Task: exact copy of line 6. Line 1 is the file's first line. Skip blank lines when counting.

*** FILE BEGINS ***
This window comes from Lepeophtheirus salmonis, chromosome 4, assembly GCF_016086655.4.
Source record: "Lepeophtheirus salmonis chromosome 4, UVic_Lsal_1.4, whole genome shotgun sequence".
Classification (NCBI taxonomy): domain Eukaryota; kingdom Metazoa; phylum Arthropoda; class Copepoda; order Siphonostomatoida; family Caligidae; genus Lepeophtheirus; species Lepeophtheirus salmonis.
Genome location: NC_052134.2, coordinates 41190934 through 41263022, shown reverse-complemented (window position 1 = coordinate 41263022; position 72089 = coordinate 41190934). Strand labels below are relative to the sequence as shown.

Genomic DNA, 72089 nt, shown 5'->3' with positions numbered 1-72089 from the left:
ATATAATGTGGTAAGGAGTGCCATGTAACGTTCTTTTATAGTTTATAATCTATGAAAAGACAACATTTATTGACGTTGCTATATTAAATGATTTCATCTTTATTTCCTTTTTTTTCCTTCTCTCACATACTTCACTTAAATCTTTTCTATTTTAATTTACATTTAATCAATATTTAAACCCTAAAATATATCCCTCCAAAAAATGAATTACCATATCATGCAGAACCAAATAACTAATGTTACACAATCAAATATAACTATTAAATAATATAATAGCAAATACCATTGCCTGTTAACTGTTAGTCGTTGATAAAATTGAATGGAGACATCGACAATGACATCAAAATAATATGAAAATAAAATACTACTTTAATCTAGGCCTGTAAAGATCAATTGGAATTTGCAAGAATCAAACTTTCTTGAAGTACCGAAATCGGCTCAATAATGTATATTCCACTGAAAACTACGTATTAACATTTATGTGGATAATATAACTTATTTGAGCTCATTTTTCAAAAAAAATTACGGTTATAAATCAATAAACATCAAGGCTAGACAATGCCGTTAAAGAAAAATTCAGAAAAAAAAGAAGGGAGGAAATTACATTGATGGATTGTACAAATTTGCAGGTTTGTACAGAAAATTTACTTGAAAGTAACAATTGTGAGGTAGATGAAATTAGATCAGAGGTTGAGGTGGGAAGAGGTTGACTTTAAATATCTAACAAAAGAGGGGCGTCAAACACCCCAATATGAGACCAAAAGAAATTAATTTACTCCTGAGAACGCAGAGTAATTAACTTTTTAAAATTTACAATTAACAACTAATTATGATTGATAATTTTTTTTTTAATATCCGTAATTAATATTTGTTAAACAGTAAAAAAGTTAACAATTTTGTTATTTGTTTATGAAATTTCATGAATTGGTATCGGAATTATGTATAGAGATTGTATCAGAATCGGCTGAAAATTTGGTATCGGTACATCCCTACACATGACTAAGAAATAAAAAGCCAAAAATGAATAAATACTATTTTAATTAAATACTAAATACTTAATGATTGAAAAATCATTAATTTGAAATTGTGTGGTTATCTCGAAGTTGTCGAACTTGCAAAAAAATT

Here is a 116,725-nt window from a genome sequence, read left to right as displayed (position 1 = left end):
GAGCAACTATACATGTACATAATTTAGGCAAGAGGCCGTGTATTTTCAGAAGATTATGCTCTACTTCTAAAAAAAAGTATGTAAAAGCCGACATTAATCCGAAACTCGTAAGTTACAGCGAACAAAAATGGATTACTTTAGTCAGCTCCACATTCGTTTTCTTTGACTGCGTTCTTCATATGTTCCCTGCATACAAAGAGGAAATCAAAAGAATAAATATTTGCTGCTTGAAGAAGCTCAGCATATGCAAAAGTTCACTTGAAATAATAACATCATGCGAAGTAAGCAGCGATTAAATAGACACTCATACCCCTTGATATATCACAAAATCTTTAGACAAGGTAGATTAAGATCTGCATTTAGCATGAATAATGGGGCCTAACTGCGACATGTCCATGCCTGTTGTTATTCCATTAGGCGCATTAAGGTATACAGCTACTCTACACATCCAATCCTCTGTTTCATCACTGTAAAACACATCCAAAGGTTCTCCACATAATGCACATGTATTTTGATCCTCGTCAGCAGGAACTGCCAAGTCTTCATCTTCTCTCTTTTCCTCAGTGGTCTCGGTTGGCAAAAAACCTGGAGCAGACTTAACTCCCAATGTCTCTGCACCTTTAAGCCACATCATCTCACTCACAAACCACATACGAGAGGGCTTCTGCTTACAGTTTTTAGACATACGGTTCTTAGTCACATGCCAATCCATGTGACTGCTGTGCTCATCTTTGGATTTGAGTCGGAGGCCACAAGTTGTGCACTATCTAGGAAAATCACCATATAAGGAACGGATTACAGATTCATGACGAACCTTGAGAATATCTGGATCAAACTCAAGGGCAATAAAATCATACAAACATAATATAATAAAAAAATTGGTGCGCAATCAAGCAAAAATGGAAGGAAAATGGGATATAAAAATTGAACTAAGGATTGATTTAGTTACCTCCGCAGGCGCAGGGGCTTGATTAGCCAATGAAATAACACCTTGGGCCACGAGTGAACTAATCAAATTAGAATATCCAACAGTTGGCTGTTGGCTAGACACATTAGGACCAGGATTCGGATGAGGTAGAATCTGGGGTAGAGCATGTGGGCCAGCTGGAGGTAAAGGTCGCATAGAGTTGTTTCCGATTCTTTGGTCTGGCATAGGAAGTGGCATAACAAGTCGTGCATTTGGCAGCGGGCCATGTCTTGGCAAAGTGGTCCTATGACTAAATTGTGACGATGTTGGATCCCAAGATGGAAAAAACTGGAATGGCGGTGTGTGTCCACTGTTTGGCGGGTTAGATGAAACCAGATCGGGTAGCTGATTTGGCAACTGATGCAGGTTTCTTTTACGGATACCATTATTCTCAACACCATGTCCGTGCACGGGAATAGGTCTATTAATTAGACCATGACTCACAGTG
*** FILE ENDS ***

ATATAATGTGGTAAGGAGTGCCATGTAACGTTCTTTTATAGTTTATAATCTATGAAAAGACAACATTTATTGACGTTGCTATATTAAATGATTTCATCTTTATTTCCTTTTTTTTCCTTCTCTCACATACTTCACTTAAATCTTTTCTATTTTAATTTACATTTAATCAATATTTAAACCCTAAAATATATCCCTCCAAAAAATGAATTACCATATCATGCAGAACCAAATAACTAATGTTACACAATCAAATATAACTATTAAATAATATAATAGCAAATACCATTGCCTGTTAACTGTTAGTCGTTGATAAAATTGAATGGAGACATCGACAATGACATCAAAATAATATGAAAATAAAATACTACTTTAATCTAGGCCTGTAAAGATCAATTGGAATTTGCAAGAATCAAACTTTCTTGAAGTACCGAAATCGGCTCAATAATGTATATTCCACTGAAAACTACGTATTAACATTTATGTGGATAATATAACTTATTTGAGCTCATTTTTCAAAAAAAATTACGGTTATAAATCAATAAACATCAAGGCTAGACAATGCCGTTAAAGAAAAATTCAGAAAAAAAAGAAGGGAGGAAATTACATTGATGGATTGTACAAATTTGCAGGTTTGTACAGAAAATTTACTTGAAAGTAACAATTGTGAGGTAGATGAAATTAGATCAGAGGTTGAGGTGGGAAGAGGTTGACTTTAAATATCTAACAAAAGAGGGGCGTCAAACACCCCAATATGAGACCAAAAGAAATTAATTTACTCCTGAGAACGCAGAGTAATTAACTTTTTAAAATTTACAATTAACAACTAATTATGATTGATAATTTTTTTTTTAATATCCGTAATTAATATTTGTTAAACAGTAAAAAAGTTAACAATTTTGTTATTTGTTTATGAAATTTCATGAATTGGTATCGGAATTATGTATAGAGATTGTATCAGAATCGGCTGAAAATTTGGTATCGGTACATCCCTACACATGACTAAGAAATAAAAAGCCAAAAATGAATAAATACTATTTTAATTAAATACTAAATACTTAATGATTGAAAAATCATTAATTTGAAATTGTGTGGTTATCTCGAAGTTGTCGAACTTGCAAAAAAATT